Whatever happened to good government? What are the signs of bad government? And can Malcolm Turnbull apply the lessons of the past in a very different world?
In this crisp, profound and witty essay, Laura Tingle seeks answers to these questions. She ranges from ancient Rome to the demoralised state of the once-great Australian public service, from the jingoism of the past to the tabloid scandals of the internet age. Drawing on new interviews with key figures, she shows the long-term harm that has come from undermining the public sector as a repository of ideas and experience. She tracks the damage done when responsibility is “contracted out,” and when politicians shut out or abuse their traditional sources of advice.
This essay about the art of government is part defence, part lament. In Political Amnesia, Laura Tingle examines what has gone wrong with our politics, and how we might put things right.
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Marr's Quarterly Essay profiles of Kevin Rudd and Tony Abbott ignited firestorms of media coverage and were national bestsellers. In Quarterly Essay 59, he turns his enquiring mind toward Bill Shorten.
Last year was a “blood year” in the Middle East – massacres and fallen cities, collapsed and collapsing states, the unravelling of a decade of Western strategy. We saw the rise of ISIS, the splintering of government in Iraq, and foreign fighters – many from Europe, Australia and Africa – flowing into Syria at a rate ten times that during the height of the Iraq War. What went wrong?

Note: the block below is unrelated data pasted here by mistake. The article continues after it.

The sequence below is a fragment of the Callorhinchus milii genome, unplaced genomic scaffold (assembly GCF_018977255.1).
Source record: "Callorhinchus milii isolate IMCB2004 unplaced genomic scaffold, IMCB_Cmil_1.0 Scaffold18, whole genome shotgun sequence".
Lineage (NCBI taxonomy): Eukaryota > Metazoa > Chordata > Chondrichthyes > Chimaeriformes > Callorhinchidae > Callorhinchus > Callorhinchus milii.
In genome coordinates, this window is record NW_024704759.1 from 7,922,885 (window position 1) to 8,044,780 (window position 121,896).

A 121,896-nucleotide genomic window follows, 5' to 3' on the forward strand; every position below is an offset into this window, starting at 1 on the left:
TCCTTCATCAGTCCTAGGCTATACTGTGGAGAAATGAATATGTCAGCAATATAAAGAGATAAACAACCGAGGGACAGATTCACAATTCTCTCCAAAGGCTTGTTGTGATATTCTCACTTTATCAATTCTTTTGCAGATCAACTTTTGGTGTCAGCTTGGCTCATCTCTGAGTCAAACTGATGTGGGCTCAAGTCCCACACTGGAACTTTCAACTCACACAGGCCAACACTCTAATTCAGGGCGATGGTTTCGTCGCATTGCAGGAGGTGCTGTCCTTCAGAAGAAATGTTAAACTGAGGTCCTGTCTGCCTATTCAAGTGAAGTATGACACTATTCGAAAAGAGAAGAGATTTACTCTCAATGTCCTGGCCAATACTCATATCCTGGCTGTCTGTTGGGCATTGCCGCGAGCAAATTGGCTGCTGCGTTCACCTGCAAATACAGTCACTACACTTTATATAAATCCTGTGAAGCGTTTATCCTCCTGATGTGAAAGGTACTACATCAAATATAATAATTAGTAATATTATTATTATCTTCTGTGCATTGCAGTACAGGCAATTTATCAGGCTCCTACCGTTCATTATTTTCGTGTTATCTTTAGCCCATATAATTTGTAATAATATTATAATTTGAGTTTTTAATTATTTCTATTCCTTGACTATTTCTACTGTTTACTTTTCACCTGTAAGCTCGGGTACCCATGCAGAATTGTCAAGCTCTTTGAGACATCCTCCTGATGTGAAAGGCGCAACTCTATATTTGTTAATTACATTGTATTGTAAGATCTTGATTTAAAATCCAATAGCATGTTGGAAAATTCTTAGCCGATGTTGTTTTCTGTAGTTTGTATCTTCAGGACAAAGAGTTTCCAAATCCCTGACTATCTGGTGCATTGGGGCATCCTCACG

In this moving and controversial Quarterly Essay, doctor and writer Karen Hitchcock investigates the treatment of the elderly and dying through some unforgettable cases.
Anna Goldsworthy examines life for women after the gains made by feminism.
Waleed Aly begins by unravelling the terms “Right” and “Left,” arguing that these have become meaningless. Conservatives no longer seem to have a compelling vision of the future. How did the Right end up in this state? How might conservatism renew itself?
What does Malcolm Turnbull stand for? In Stop at Nothing Annabel Crabb tells the story of the man who would be prime minister. This is a scintillating portrait by one of the country's most incisive reporters.